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Identifying intestinal microbiota bacteria that protect against antibiotic-resistant pathogens

Identifying intestinal microbiota bacteria that protect against antibiotic-resistant pathogens
Different antibiotics induce distinct dysbiotic states and grades of susceptibility to vancomycin-resistant Enterococcus (VRE) intestinal colonization. a Schematic representation of the mouse model. Mice were treated during seven days with antibiotics of different spectrum (i.e. ciprofloxacin, neomycin, ceftriaxone, ampicillin, clindamycin or vancomycin). Subsequently, a group of mice was orally gavage with 106 VRE colony forming units (CFUs), while another group of mice was allowed to recover for two weeks before VRE inoculation. Faecal samples were collected immediately before VRE inoculation for microbiota analysis and 2 days post-VRE inoculation (p.i). for quantifying VRE levels. As control, faecal samples were collected from a group of untreated mice for microbiota analysis and VRE quantification. b Non-metric multidimensional scaling (NMDS) analysis based on Bray-Curtis distances obtained using the relative abundance of OTUs identified in faecal samples collected from mice. Each point represents the microbiota of one mouse. Color legend is shown in (a) and indicates the antibiotic treatment received. c Heatmap that shows the abundance of the top 100 most abundant OTUs identified in the faecal samples collected. No treatment (NT), Ciprofloxacin (Cip), Neomycin (Neo), Ceftriaxone (Cef), Ampicillin (Amp), Clindamycin (Clin), Vancomycin (Van), Proteo (Proteobacteria). Taxonomy of the OTUs as well as statistical analysis of the OTUs abundance are indicated in Supplementary Data File 2. d VRE faecal levels (CFUs / 100 mg) 2 days p.i. in the mice receiving the different treatments. LOD = limit of detection. Points below the LOD indicate those mice in which we were not able to detect any VRE CFU. *p < 0.05, **p < 0.01, ns – nonsignificant, two-sided Wilcoxon rank-sum test. N = 5 mice per treatment except for ceftriaxone without recovery period in which N = 3 mice. Statistical results shown in panel (d) refer to: above - the comparison of each treated group of mice with the untreated group; below: the comparison of each group of mice treated with a specific antibiotic (before vs after the recovery period). In (d) boxes extend from the 25th to 75th percentiles. The line within the boxes represents the median. Whiskers indicate the maximum and minimum values. Source data are provided as a Source Data file. Credit: Nature Communications (2022). DOI: 10.1038/s41467-022-35380-5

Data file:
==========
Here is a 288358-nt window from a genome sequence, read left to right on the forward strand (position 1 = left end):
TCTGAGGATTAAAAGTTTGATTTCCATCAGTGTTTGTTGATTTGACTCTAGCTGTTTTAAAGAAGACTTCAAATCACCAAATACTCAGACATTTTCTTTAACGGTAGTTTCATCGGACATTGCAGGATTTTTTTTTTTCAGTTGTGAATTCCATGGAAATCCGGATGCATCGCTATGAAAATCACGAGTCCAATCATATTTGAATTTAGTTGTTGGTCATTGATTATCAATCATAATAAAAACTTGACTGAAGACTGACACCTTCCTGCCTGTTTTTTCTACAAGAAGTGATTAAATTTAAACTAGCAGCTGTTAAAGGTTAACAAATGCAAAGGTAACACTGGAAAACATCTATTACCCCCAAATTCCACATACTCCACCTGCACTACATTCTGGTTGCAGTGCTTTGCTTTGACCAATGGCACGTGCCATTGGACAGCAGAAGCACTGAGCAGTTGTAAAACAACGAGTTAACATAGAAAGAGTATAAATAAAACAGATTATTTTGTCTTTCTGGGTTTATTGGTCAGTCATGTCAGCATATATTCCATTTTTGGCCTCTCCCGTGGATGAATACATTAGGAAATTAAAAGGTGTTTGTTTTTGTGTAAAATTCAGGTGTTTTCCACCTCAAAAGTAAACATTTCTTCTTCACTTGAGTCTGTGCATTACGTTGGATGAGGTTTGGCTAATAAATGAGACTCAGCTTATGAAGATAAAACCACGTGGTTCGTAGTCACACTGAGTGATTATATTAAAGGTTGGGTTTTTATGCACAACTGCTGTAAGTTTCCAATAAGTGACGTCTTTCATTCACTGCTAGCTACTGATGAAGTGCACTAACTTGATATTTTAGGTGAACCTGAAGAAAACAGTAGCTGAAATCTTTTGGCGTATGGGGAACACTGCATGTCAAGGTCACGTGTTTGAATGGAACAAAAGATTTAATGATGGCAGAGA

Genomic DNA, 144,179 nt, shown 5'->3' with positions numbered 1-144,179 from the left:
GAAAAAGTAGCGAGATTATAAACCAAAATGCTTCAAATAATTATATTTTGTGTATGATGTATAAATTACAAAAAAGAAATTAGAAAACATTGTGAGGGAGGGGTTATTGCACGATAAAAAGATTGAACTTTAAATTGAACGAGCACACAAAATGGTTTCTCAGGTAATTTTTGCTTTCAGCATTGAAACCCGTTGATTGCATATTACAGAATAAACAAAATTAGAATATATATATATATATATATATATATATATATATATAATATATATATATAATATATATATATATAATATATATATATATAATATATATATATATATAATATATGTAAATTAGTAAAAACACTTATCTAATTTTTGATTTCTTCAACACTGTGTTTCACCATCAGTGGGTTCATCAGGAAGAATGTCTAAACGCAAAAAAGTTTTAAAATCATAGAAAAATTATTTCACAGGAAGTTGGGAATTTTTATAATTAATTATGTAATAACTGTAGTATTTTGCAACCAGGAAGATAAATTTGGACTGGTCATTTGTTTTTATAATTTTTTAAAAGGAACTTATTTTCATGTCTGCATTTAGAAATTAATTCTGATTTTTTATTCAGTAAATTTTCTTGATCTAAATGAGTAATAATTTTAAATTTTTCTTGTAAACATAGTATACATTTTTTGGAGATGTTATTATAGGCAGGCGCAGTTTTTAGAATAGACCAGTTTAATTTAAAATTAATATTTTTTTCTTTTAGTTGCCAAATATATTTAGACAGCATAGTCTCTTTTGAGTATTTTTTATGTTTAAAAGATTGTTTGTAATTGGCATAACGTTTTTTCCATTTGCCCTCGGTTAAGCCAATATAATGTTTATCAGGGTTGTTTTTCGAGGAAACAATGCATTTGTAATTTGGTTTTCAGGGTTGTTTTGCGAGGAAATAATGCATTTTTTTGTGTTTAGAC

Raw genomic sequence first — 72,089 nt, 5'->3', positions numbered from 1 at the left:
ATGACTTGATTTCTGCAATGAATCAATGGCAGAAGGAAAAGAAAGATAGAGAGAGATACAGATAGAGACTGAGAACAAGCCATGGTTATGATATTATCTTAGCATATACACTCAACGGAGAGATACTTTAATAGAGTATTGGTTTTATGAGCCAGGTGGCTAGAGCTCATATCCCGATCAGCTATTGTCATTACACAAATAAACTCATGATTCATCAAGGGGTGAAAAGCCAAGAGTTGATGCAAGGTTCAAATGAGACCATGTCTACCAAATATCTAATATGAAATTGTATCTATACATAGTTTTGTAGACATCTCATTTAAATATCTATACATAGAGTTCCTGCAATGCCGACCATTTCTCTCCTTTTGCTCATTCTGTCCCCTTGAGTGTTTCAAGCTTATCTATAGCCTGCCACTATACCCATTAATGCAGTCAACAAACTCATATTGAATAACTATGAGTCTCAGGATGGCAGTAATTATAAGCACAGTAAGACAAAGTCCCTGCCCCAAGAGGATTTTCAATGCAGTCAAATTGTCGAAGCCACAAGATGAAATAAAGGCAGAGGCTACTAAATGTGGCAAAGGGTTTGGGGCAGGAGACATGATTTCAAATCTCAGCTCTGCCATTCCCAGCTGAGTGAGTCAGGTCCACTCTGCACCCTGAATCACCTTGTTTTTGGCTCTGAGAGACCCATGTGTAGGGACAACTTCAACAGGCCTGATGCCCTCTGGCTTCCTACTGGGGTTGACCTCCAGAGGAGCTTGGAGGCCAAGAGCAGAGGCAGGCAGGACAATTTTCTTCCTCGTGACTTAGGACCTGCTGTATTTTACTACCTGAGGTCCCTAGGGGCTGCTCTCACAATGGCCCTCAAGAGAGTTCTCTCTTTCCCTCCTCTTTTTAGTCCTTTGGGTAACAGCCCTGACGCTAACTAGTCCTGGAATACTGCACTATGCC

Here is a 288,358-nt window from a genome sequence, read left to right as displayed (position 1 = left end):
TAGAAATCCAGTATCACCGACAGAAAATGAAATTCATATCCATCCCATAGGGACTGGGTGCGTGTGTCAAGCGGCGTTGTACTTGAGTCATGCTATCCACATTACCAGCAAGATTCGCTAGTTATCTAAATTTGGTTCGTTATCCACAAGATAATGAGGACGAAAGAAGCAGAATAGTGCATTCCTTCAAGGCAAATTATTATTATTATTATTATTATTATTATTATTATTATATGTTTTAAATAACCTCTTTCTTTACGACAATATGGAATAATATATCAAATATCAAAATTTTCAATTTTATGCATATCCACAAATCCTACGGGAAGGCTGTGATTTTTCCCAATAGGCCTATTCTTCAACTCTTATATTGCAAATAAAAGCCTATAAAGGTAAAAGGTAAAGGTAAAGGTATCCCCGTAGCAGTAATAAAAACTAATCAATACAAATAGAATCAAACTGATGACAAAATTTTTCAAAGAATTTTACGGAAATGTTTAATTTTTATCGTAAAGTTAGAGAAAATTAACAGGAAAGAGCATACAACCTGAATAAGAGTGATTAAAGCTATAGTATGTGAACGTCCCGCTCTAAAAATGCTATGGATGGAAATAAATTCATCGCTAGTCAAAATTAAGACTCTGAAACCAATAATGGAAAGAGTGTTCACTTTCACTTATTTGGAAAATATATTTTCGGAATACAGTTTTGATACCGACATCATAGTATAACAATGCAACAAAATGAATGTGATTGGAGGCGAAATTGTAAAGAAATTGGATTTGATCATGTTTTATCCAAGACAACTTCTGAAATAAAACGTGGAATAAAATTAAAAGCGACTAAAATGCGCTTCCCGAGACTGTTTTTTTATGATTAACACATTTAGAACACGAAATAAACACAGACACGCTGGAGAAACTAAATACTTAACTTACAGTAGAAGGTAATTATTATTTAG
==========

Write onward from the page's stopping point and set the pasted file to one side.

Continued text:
A study by the "Microbiota, Infection and Inflammation" research group at the Foundation for the Promotion of Health and Biomedical Research of Valencia Region (Fisabio), an agency of the Conselleria de Sanitat Universal i Salut Pública, has identified the ability of five bacterial strains of intestinal microbiota to restrict the colonization of bacteria resistant to multiple antibiotics.

This study, led by Dr. Carles Úbeda and published in Nature Communications, has revealed that in animal models, the consortium of bacterial strains of the genera Alistipes, Barnesiella, Olsenella, Oscillibacter and Flavonifractor—which are naturally present in the microbiota intestine—depletes the nutrients necessary for the growth of bacteria of the genus Enterococcus. These pathogens, which are multi-resistant to , are especially affected by the loss of a type of sugar called fructose, which is commonly found in our diet.

In this way, the nutritional deficiency that pathogens encounter prevents their optimal growth and consequently protects the body against . "Using models with mice, we have shown that the administration of these commensal bacteria decreases the ability of the pathogen to colonize the intestine, a key step for the development of infection and transmission between patients," explained Dr. Úbeda.

These types of pathogens are among the third and fourth most prevalent causes of infections in hospitalized patients worldwide and can cause lethal outcomes due to their resistance to most currently available antibiotics, making treatment difficult. For this reason, it is among the highest priority multi-resistant for which new therapies must be developed, according to the World Health Organization (WHO).

To conduct the study, the research group of the Genomics and Health Area has applied novel techniques of mass-sequencing of bacterial DNA (metagenomics) and RNA (transcriptomics), as well as the analysis of substances called metabolites (metabolomics) present in the gastrointestinal tract.

This study could lead to new non-antibiotic-based strategies to prevent infections caused by this multi-resistant pathogen. "This is a significant discovery, because is one of the most important public problems facing society today," concluded the researcher.

More information: Sandrine Isaac et al, Microbiome-mediated fructose depletion restricts murine gut colonization by vancomycin-resistant Enterococcus, Nature Communications (2022). DOI: 10.1038/s41467-022-35380-5

Journal information: Nature Communications

Provided by Foundation for the Promotion of Health and Biomedical Research in the Valencian Region (FISABIO)

Citation: Identifying intestinal microbiota bacteria that protect against antibiotic-resistant pathogens (2023, February 20) retrieved 2 June 2023 from
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